The U.S. Embassy maintains a list of doctors and hospitals. We do not endorse or recommend any specific medical provider or clinic.
Road Conditions and Safety: For current traffic regulations, see the Ministry of Interior’s Traffic Police website.
Driving: The legal minimum driving age is 18. Holders of a U.S. issued driver’s license can drive in Qatar for two weeks, but most car rental agencies require an international driver’s license. Three-month Temporary Licenses are available. International Driving Licenses are valid in Qatar for six months from the date of arrival. Resident expatriates should apply for a full Qatari license. If you are caught operating a vehicle without a valid license, penalties can be severe. For more information, see the Qatari Traffic Services website.
Traffic accidents are one of the leading causes of death in Qatar. The extensive use of roundabouts, numerous road construction projects, and high-speed driving can be challenging. In rural areas, poor lighting, wandering camels, and roads without shoulders create hazards. If you are in an accident without a license, any insurance may be held invalid, and you could be left with extensive bills and legal charges.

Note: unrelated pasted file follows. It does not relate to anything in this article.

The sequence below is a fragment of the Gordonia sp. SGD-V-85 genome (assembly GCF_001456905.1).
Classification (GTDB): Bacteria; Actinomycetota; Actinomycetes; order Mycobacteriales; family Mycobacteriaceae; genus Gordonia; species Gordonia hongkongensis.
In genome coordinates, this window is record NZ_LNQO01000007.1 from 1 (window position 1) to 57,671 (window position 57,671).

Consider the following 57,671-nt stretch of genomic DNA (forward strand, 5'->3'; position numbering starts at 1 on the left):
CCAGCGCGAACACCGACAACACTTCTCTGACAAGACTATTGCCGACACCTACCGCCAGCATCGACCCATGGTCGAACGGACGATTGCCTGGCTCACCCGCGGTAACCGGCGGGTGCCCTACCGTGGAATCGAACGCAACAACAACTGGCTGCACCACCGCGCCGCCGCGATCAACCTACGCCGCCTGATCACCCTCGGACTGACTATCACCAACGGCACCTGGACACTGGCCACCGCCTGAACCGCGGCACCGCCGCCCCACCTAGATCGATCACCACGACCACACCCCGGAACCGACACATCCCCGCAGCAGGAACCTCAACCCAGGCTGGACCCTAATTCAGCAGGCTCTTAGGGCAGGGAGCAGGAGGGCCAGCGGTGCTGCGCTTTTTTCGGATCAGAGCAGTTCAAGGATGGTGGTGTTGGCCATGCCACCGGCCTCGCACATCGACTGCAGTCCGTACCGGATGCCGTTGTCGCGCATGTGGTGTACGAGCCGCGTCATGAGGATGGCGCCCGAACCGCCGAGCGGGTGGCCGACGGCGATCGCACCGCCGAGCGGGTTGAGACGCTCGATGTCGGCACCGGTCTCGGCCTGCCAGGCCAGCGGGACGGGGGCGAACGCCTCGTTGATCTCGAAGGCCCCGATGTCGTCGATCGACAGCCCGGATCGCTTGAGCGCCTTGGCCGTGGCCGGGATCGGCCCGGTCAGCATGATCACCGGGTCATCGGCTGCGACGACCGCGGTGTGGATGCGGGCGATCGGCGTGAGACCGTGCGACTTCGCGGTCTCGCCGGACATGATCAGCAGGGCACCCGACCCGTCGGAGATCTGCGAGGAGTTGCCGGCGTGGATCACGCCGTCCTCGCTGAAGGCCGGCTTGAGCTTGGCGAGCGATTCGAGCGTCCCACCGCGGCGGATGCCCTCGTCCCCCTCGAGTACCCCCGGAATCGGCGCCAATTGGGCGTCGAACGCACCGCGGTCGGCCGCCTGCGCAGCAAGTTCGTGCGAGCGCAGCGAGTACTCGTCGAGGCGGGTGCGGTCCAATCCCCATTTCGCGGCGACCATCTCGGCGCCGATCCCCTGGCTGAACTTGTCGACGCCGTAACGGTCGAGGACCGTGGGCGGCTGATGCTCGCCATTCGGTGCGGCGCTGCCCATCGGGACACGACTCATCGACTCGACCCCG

Avoid arguments over traffic incidents. Qatari citizens who feel insulted can file a police complaint that can result in your arrest and overnight detention. Drivers are liable for persons injured in a traffic accident. Local police have held U.S. citizens overnight while ascertaining the extent of injuries.
Traffic Fines: Please be aware that traffic offenses are easily captured via well-placed cameras and the fines can be expensive. Unpaid traffic fines can result in an exit ban until reconciled.